But the fact is that many of the smaller States of Europe are terrorized by Nazi violence and brutality into supplying Germany with the material of modern war, and this fact may condemn the whole world to a prolonged ordeal with grievous, unmeasured consequences in many lands.Churchill broadly hints that the time for respecting international law has passed:
"There could be no justice if in a moral struggle the aggressor tramples down every sentiment of humanity, and if those who resist him remain entangled in the tatters of violated legal conventions."It is a popular address, and Winston Churchill is one of the great orators of his time and any other time. When looked at closely, the speech betrays barely concealed cynicism about the futility of trying to find accommodation with the Reich. It also betrays a sense that the war is descending into unique savagery and lawlessness. One can liken his prescription to, fight fire with fire.
Separately, the British government institutes paper rationing for publishing and printing companies.
Italy: Mussolini has an audience with King Victor Emmanuel and informs him that Italy will ally with Germany and fight a "parallel" war against the Allies.
Iraq: Rashid Ali al-Gailani becomes Prime Minister. This is a pro-Axis change, as Ali is considered anti-British.
China: The Japanese complete their withdrawal from Wuyuan toward Anpei and Paotou. The Chinese 8th War Area does not occupy the city yet.
The new Japanese puppet government of China headed by Wang Ching-wei officially invites Japan to occupy China. Germany and Italy quickly recognize the new government.
American Homefront: Glenn Miller's "In The Mood" has been No. 1 on the jukebox charts for 12 straight weeks.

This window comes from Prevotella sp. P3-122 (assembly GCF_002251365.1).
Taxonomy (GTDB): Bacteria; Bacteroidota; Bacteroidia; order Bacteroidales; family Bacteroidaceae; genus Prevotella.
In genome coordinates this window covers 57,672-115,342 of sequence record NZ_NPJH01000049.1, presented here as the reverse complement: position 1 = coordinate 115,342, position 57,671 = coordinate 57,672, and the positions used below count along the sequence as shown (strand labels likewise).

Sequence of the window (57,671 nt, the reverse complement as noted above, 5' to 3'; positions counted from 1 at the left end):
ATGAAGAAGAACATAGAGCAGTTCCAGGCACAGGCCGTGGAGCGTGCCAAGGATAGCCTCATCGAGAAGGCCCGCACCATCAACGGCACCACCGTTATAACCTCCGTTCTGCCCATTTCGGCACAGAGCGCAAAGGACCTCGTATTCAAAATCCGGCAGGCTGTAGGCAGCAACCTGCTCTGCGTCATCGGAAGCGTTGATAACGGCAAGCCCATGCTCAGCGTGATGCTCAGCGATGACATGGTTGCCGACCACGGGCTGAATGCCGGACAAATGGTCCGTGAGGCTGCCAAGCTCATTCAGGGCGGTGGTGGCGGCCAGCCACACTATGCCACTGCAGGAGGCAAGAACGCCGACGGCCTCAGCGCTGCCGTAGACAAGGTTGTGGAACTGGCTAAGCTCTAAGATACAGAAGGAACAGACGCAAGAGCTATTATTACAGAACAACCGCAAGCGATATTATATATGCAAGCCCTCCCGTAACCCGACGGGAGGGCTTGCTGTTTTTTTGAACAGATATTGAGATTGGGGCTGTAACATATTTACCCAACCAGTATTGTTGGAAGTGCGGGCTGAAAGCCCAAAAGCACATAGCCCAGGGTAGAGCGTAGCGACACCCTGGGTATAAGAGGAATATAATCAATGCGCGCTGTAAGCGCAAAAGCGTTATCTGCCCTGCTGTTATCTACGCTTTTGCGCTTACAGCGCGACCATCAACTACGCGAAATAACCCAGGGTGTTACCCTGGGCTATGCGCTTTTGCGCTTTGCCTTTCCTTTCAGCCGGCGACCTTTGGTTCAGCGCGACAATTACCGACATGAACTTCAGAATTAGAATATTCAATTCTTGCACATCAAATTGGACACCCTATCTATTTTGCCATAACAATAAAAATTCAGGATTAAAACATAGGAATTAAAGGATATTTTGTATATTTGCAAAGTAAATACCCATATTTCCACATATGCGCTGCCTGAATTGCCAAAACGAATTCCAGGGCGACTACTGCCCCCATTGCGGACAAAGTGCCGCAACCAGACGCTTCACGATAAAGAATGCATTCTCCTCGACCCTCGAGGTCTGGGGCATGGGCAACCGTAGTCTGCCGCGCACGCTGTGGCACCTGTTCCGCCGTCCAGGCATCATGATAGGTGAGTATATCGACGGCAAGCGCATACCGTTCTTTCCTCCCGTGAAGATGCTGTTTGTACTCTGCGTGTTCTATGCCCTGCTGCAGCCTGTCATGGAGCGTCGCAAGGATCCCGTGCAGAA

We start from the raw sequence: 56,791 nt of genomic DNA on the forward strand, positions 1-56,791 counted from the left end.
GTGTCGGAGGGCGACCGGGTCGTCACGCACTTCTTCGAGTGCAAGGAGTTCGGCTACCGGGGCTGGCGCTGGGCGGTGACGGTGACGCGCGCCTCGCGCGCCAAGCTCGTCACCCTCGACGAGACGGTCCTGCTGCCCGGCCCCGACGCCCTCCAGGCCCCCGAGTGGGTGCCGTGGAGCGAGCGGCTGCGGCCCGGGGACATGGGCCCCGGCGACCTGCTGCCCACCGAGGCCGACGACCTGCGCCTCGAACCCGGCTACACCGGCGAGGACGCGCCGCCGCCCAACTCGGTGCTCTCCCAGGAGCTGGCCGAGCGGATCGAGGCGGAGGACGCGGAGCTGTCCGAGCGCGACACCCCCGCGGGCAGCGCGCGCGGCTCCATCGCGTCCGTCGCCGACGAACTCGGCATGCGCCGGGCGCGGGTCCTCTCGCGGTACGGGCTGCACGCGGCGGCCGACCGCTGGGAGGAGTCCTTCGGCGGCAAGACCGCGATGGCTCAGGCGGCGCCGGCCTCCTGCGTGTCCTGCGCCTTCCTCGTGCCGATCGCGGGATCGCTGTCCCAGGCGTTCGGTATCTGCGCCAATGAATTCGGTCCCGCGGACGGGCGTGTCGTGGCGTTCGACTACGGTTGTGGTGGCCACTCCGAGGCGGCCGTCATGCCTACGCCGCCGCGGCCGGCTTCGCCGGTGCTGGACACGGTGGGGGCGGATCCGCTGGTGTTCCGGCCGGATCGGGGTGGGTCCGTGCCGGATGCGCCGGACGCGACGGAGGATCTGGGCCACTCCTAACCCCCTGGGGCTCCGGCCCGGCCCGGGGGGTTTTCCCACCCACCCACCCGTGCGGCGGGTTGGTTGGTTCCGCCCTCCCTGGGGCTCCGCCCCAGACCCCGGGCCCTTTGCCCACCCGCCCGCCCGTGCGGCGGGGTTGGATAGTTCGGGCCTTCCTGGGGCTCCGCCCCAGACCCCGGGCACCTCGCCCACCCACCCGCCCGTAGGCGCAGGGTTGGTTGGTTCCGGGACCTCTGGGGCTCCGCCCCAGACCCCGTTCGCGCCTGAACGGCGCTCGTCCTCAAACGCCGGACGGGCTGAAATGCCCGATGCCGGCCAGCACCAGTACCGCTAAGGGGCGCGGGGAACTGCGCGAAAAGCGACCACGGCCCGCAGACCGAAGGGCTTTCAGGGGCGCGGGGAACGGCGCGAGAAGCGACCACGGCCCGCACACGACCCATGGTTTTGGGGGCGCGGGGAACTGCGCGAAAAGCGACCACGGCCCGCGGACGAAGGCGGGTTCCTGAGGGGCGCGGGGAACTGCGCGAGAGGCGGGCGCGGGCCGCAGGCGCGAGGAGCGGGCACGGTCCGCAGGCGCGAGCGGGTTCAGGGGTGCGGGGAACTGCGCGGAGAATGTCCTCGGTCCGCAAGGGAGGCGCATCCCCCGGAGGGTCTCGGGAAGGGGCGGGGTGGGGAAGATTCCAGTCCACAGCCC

Future History: Barney Frank is born in Bayonne, New Jersey. He becomes a powerful Democratic Congressman from Massachusetts for many years beginning in 1981 and currently works in media.
March 1940March 1, 1940: Soviet Breakthroughs Past Viipuri
March 2, 1940: Soviets Swarm West in Finland
March 3, 1940: Soviets Across Gulf of Viipuri
March 4, 1940: USSR Apologizes to Sweden
March 5, 1940: Katyn Forest Massacre Approved
March 6, 1940: Finns Head to Moscow
March 7, 1940: The Coal Ships Affair
March 8, 1940: Peace Talks Begin in Moscow
March 9, 1940: Soviets Harden Peace Terms
March 10, 1940: Germany Draws Closer to Italy
March 11, 1940: Winter War Peace Terms Finalized
March 12, 1940: War is Over (If You Want It)
March 13, 1940: Winter War Ends
March 14, 1940: Evacuating Karelia
March 15, 1940: The Bletchley Bombe
March 16, 1940: First British Civilian Killed
March 17, 1940: Enter Dr. Todt
March 18, 1940: Mussolini To Join the War
March 19, 1940: Daladier Resigns
March 20, 1940: Soviets Occupy Hango Naval Base
March 21, 1940: Paul Reynaud Leads France
March 22, 1940: Night Fighters Arise!
March 24, 1940: French Consider Alternatives
March 25, 1940: Reynaud Proposes Action
March 26, 1940: C-46 First Flight
March 27, 1940: Himmler Authorizes Auschwitz Construction
March 28, 1940: Allies Ponder Invading Norway
March 29, 1940: Soviets Prefer Neutrality
March 30, 1940: Allied Uncertainty
March 31, 1940: The Tiger Cage
April 1940April 1, 1940: Weserubung is a Go
April 2, 1940: British Subs On Alert
April 3, 1940: Churchill Consolidates Power
April 4, 1940: Missed the Bus
April 5, 1940: Mig-1 First Flight
April 6, 1940: Troops Sailing to Norway
April 7, 1940: Fleets At Sea
April 8, 1940: HMS Glowworm and Admiral Hipper
April 9, 1940: Invasion of Norway
April 10, 1940: First Battle of Narvik
April 11, 1940: Britain Takes the Faroes
April 12, 1940: Germans Consolidate in Norway
April 13, 1940: 2d Battle of Narvik
April 14, 1940: Battle of Dombås
April 15, 1940: British in Norway
April 16, 1940: Germans Cut Norway in Half
April 17, 1940: Trondheim the Target
April 18, 1940: Norway Declares War
April 19, 1940: Dombås Battle Ends
April 20, 1940: Germans Advancing in Norway
April 21, 1940: First US Military Casualty
April 22, 1940: First British Military Contact with Germans
April 23, 1940: British Retreating in Norway
April 24, 1940: British Bombard Narvik
April 25, 1940: Norwegian Air Battles
April 26, 1940: Norwegian Gold
April 27, 1940: Allies to Evacuate Norway
April 28, 1940: Prepared Piano
April 29, 1940: British at Bodo
April 30, 1940: Clacton-on-Sea Heinkel